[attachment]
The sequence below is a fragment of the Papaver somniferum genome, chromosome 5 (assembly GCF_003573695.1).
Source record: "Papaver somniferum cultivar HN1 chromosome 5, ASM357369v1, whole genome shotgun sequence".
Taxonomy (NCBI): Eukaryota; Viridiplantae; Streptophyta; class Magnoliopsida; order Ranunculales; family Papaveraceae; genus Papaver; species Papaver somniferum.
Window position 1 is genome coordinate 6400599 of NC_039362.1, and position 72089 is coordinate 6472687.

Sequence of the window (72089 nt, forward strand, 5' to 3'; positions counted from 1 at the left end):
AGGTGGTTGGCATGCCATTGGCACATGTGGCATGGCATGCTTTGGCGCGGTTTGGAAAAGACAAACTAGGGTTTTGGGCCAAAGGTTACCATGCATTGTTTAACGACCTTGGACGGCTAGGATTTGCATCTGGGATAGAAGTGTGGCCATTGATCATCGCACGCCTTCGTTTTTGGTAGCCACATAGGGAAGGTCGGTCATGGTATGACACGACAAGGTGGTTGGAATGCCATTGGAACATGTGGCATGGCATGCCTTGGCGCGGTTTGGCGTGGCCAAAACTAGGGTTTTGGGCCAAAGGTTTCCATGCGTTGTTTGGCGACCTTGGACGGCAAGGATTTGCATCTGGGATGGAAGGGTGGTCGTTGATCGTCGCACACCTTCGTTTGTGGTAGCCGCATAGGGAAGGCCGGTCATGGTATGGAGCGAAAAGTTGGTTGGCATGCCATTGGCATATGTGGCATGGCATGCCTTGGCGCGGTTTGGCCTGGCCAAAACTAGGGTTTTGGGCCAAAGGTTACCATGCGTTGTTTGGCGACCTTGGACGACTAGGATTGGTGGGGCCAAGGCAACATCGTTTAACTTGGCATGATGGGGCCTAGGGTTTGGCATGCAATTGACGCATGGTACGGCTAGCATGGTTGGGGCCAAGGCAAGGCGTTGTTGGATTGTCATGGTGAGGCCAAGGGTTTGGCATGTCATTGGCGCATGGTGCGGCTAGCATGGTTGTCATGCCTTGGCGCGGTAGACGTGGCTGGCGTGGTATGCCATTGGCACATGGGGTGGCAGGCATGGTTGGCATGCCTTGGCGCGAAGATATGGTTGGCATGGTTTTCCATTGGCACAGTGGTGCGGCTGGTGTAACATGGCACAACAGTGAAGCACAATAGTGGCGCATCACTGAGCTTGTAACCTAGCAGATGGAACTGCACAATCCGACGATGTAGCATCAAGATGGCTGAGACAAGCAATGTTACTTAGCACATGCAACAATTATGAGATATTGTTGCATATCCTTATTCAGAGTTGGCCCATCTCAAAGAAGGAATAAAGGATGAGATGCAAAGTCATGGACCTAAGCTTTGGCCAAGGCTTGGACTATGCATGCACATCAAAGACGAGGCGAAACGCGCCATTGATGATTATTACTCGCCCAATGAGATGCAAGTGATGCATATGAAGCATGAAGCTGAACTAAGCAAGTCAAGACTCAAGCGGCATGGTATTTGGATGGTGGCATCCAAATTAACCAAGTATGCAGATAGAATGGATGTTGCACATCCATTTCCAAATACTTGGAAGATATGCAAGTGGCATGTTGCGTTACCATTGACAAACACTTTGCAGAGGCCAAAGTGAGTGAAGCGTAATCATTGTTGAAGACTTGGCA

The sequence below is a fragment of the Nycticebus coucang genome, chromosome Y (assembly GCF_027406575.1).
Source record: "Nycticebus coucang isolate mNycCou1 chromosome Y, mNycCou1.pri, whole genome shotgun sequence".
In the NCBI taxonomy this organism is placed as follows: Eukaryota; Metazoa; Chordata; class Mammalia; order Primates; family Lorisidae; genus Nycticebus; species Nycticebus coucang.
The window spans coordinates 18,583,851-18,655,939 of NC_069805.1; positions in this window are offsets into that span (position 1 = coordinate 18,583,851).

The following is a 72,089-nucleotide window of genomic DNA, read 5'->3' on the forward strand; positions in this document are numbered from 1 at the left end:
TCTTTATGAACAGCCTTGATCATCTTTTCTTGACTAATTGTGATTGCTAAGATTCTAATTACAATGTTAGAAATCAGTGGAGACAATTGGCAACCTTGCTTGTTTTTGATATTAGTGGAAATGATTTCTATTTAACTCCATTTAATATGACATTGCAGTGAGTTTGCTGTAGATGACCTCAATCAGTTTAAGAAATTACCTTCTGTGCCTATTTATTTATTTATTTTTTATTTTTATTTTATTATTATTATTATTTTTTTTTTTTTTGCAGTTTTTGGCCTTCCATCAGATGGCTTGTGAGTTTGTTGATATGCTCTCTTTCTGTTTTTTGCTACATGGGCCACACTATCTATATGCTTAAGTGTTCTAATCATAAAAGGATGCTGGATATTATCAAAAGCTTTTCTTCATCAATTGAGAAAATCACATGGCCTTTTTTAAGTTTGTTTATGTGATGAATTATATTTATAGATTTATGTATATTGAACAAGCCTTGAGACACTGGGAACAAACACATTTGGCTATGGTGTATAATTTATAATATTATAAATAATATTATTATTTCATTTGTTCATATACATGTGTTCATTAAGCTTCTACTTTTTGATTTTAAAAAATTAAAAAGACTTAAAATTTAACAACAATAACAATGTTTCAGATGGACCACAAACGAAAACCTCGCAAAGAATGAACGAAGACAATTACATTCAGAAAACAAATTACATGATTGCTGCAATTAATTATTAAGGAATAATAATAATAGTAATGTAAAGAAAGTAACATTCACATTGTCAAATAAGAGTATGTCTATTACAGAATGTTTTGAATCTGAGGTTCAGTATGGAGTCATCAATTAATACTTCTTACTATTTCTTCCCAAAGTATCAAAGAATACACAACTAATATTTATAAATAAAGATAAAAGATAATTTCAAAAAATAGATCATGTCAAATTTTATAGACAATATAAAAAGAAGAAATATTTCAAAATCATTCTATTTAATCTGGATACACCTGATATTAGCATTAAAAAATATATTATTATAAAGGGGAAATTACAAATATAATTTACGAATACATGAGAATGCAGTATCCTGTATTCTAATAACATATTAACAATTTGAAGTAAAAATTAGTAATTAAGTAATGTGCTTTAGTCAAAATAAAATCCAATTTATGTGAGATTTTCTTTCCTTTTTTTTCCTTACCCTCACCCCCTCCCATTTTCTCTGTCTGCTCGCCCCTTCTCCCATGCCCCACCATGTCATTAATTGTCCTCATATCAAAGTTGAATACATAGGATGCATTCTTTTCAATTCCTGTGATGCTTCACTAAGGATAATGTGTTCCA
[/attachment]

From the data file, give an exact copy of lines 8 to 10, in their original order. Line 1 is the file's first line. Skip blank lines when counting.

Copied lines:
Source record: "Nycticebus coucang isolate mNycCou1 chromosome Y, mNycCou1.pri, whole genome shotgun sequence".
In the NCBI taxonomy this organism is placed as follows: Eukaryota; Metazoa; Chordata; class Mammalia; order Primates; family Lorisidae; genus Nycticebus; species Nycticebus coucang.
The window spans coordinates 18,583,851-18,655,939 of NC_069805.1; positions in this window are offsets into that span (position 1 = coordinate 18,583,851).